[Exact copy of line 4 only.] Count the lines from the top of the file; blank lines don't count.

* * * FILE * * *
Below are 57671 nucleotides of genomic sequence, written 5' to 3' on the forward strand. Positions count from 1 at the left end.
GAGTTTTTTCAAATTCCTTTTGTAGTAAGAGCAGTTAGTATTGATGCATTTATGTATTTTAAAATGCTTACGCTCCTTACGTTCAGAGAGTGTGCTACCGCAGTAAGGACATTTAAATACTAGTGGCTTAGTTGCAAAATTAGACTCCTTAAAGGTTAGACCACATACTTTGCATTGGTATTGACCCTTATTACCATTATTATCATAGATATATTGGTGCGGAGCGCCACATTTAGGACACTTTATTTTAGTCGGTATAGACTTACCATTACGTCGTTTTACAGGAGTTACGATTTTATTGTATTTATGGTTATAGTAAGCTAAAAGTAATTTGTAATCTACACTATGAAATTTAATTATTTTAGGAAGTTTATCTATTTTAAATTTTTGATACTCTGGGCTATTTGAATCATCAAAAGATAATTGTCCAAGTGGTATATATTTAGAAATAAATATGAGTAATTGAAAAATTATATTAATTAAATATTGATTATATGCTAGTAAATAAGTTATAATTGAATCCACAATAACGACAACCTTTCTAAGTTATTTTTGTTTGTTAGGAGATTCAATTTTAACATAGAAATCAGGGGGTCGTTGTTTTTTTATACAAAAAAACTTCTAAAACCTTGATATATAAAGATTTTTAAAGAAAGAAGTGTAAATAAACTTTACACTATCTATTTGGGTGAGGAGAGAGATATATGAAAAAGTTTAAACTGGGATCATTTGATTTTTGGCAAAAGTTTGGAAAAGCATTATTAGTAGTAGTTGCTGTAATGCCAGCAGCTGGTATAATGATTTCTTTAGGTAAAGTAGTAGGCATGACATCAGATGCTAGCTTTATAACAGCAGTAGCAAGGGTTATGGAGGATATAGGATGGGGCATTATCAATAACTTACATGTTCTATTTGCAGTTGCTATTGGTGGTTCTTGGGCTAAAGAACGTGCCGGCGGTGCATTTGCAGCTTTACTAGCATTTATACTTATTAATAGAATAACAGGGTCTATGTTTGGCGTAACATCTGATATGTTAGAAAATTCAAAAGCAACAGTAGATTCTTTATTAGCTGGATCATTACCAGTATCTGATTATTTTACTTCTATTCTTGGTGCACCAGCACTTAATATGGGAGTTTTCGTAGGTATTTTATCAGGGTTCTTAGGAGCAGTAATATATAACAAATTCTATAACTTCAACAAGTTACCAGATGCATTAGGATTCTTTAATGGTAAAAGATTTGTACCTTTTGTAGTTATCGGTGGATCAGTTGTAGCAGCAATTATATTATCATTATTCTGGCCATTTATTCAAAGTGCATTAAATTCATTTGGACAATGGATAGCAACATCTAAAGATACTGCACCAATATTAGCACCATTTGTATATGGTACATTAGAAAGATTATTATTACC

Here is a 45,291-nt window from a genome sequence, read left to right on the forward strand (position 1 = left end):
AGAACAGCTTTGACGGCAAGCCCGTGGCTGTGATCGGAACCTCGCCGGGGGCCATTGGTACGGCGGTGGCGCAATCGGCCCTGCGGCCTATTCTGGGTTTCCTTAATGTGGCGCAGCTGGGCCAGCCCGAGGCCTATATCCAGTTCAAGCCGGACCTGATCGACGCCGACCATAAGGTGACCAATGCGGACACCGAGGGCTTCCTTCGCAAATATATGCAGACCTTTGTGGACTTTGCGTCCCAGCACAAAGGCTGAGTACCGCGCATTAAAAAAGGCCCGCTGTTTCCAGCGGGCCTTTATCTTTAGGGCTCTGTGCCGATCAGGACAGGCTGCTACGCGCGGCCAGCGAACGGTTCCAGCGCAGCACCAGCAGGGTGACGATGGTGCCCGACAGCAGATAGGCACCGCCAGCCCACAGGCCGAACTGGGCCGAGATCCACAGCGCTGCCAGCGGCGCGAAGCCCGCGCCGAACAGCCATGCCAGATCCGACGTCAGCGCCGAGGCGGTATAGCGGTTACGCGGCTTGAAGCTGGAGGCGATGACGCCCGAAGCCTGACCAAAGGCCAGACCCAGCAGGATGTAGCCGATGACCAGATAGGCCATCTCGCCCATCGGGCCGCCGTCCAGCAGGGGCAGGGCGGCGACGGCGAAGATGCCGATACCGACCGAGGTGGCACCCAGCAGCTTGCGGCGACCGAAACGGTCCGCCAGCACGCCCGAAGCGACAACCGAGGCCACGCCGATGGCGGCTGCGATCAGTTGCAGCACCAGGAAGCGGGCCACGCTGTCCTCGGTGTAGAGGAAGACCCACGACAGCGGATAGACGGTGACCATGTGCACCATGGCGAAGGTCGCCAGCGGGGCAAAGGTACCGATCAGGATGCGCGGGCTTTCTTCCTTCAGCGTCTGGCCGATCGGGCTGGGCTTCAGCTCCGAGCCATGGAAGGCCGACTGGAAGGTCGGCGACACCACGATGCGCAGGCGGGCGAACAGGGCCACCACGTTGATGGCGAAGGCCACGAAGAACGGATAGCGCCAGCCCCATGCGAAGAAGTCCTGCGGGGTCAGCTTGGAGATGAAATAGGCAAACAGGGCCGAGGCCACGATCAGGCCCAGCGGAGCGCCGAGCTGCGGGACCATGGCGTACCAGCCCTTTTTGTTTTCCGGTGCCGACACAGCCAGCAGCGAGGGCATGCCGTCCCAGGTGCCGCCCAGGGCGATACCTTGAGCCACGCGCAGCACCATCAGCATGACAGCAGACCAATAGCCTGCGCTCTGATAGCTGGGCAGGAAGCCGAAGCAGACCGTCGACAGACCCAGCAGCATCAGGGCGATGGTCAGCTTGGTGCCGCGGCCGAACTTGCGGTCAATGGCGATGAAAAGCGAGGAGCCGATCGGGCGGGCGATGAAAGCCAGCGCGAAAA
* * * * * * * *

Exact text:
AGAACAGCTTTGACGGCAAGCCCGTGGCTGTGATCGGAACCTCGCCGGGGGCCATTGGTACGGCGGTGGCGCAATCGGCCCTGCGGCCTATTCTGGGTTTCCTTAATGTGGCGCAGCTGGGCCAGCCCGAGGCCTATATCCAGTTCAAGCCGGACCTGATCGACGCCGACCATAAGGTGACCAATGCGGACACCGAGGGCTTCCTTCGCAAATATATGCAGACCTTTGTGGACTTTGCGTCCCAGCACAAAGGCTGAGTACCGCGCATTAAAAAAGGCCCGCTGTTTCCAGCGGGCCTTTATCTTTAGGGCTCTGTGCCGATCAGGACAGGCTGCTACGCGCGGCCAGCGAACGGTTCCAGCGCAGCACCAGCAGGGTGACGATGGTGCCCGACAGCAGATAGGCACCGCCAGCCCACAGGCCGAACTGGGCCGAGATCCACAGCGCTGCCAGCGGCGCGAAGCCCGCGCCGAACAGCCATGCCAGATCCGACGTCAGCGCCGAGGCGGTATAGCGGTTACGCGGCTTGAAGCTGGAGGCGATGACGCCCGAAGCCTGACCAAAGGCCAGACCCAGCAGGATGTAGCCGATGACCAGATAGGCCATCTCGCCCATCGGGCCGCCGTCCAGCAGGGGCAGGGCGGCGACGGCGAAGATGCCGATACCGACCGAGGTGGCACCCAGCAGCTTGCGGCGACCGAAACGGTCCGCCAGCACGCCCGAAGCGACAACCGAGGCCACGCCGATGGCGGCTGCGATCAGTTGCAGCACCAGGAAGCGGGCCACGCTGTCCTCGGTGTAGAGGAAGACCCACGACAGCGGATAGACGGTGACCATGTGCACCATGGCGAAGGTCGCCAGCGGGGCAAAGGTACCGATCAGGATGCGCGGGCTTTCTTCCTTCAGCGTCTGGCCGATCGGGCTGGGCTTCAGCTCCGAGCCATGGAAGGCCGACTGGAAGGTCGGCGACACCACGATGCGCAGGCGGGCGAACAGGGCCACCACGTTGATGGCGAAGGCCACGAAGAACGGATAGCGCCAGCCCCATGCGAAGAAGTCCTGCGGGGTCAGCTTGGAGATGAAATAGGCAAACAGGGCCGAGGCCACGATCAGGCCCAGCGGAGCGCCGAGCTGCGGGACCATGGCGTACCAGCCCTTTTTGTTTTCCGGTGCCGACACAGCCAGCAGCGAGGGCATGCCGTCCCAGGTGCCGCCCAGGGCGATACCTTGAGCCACGCGCAGCACCATCAGCATGACAGCAGACCAATAGCCTGCGCTCTGATAGCTGGGCAGGAAGCCGAAGCAGACCGTCGACAGACCCAGCAGCATCAGGGCGATGGTCAGCTTGGTGCCGCGGCCGAACTTGCGGTCAATGGCGATGAAAAGCGAGGAGCCGATCGGGCGGGCGATGAAAGCCAGCGCGAAAA